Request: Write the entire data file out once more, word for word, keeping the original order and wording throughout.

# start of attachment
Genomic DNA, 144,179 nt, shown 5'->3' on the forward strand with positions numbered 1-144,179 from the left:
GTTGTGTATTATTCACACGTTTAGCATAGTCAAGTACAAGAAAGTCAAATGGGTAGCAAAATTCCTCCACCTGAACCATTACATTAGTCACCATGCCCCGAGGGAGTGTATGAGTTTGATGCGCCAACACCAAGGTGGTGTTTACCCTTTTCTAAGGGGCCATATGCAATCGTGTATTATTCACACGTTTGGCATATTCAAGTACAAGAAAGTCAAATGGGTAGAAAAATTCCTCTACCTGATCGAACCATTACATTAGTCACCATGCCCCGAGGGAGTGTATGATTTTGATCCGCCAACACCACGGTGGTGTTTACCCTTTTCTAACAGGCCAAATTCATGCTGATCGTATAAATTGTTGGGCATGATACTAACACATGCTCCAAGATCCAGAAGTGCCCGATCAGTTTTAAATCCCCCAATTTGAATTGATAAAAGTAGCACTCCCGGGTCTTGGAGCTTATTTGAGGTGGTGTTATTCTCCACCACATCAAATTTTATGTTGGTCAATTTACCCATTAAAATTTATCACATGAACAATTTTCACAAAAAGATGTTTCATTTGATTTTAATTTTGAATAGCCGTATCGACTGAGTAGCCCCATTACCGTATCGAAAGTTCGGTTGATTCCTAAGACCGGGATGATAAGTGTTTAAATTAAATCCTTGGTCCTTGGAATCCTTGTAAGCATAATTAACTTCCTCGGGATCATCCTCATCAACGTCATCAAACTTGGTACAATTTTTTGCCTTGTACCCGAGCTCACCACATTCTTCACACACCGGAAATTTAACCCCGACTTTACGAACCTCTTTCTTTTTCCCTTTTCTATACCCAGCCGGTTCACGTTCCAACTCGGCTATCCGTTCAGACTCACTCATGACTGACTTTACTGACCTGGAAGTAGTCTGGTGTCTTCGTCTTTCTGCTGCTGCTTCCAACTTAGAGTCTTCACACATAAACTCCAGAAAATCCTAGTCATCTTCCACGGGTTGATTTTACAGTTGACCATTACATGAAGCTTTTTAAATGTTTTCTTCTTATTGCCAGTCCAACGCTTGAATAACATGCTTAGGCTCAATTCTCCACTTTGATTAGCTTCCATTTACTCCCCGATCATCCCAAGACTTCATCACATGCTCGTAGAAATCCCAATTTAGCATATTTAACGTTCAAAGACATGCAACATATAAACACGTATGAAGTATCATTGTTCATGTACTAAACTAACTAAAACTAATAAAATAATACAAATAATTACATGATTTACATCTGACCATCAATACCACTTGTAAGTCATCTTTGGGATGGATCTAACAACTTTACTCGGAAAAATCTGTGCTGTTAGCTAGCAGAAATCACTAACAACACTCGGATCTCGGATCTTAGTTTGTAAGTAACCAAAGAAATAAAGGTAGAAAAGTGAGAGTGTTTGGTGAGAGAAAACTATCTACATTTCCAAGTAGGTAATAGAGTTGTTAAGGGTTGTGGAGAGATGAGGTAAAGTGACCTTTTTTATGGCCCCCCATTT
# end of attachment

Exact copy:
Genomic DNA, 144,179 nt, shown 5'->3' on the forward strand with positions numbered 1-144,179 from the left:
GTTGTGTATTATTCACACGTTTAGCATAGTCAAGTACAAGAAAGTCAAATGGGTAGCAAAATTCCTCCACCTGAACCATTACATTAGTCACCATGCCCCGAGGGAGTGTATGAGTTTGATGCGCCAACACCAAGGTGGTGTTTACCCTTTTCTAAGGGGCCATATGCAATCGTGTATTATTCACACGTTTGGCATATTCAAGTACAAGAAAGTCAAATGGGTAGAAAAATTCCTCTACCTGATCGAACCATTACATTAGTCACCATGCCCCGAGGGAGTGTATGATTTTGATCCGCCAACACCACGGTGGTGTTTACCCTTTTCTAACAGGCCAAATTCATGCTGATCGTATAAATTGTTGGGCATGATACTAACACATGCTCCAAGATCCAGAAGTGCCCGATCAGTTTTAAATCCCCCAATTTGAATTGATAAAAGTAGCACTCCCGGGTCTTGGAGCTTATTTGAGGTGGTGTTATTCTCCACCACATCAAATTTTATGTTGGTCAATTTACCCATTAAAATTTATCACATGAACAATTTTCACAAAAAGATGTTTCATTTGATTTTAATTTTGAATAGCCGTATCGACTGAGTAGCCCCATTACCGTATCGAAAGTTCGGTTGATTCCTAAGACCGGGATGATAAGTGTTTAAATTAAATCCTTGGTCCTTGGAATCCTTGTAAGCATAATTAACTTCCTCGGGATCATCCTCATCAACGTCATCAAACTTGGTACAATTTTTTGCCTTGTACCCGAGCTCACCACATTCTTCACACACCGGAAATTTAACCCCGACTTTACGAACCTCTTTCTTTTTCCCTTTTCTATACCCAGCCGGTTCACGTTCCAACTCGGCTATCCGTTCAGACTCACTCATGACTGACTTTACTGACCTGGAAGTAGTCTGGTGTCTTCGTCTTTCTGCTGCTGCTTCCAACTTAGAGTCTTCACACATAAACTCCAGAAAATCCTAGTCATCTTCCACGGGTTGATTTTACAGTTGACCATTACATGAAGCTTTTTAAATGTTTTCTTCTTATTGCCAGTCCAACGCTTGAATAACATGCTTAGGCTCAATTCTCCACTTTGATTAGCTTCCATTTACTCCCCGATCATCCCAAGACTTCATCACATGCTCGTAGAAATCCCAATTTAGCATATTTAACGTTCAAAGACATGCAACATATAAACACGTATGAAGTATCATTGTTCATGTACTAAACTAACTAAAACTAATAAAATAATACAAATAATTACATGATTTACATCTGACCATCAATACCACTTGTAAGTCATCTTTGGGATGGATCTAACAACTTTACTCGGAAAAATCTGTGCTGTTAGCTAGCAGAAATCACTAACAACACTCGGATCTCGGATCTTAGTTTGTAAGTAACCAAAGAAATAAAGGTAGAAAAGTGAGAGTGTTTGGTGAGAGAAAACTATCTACATTTCCAAGTAGGTAATAGAGTTGTTAAGGGTTGTGGAGAGATGAGGTAAAGTGACCTTTTTTATGGCCCCCCATTT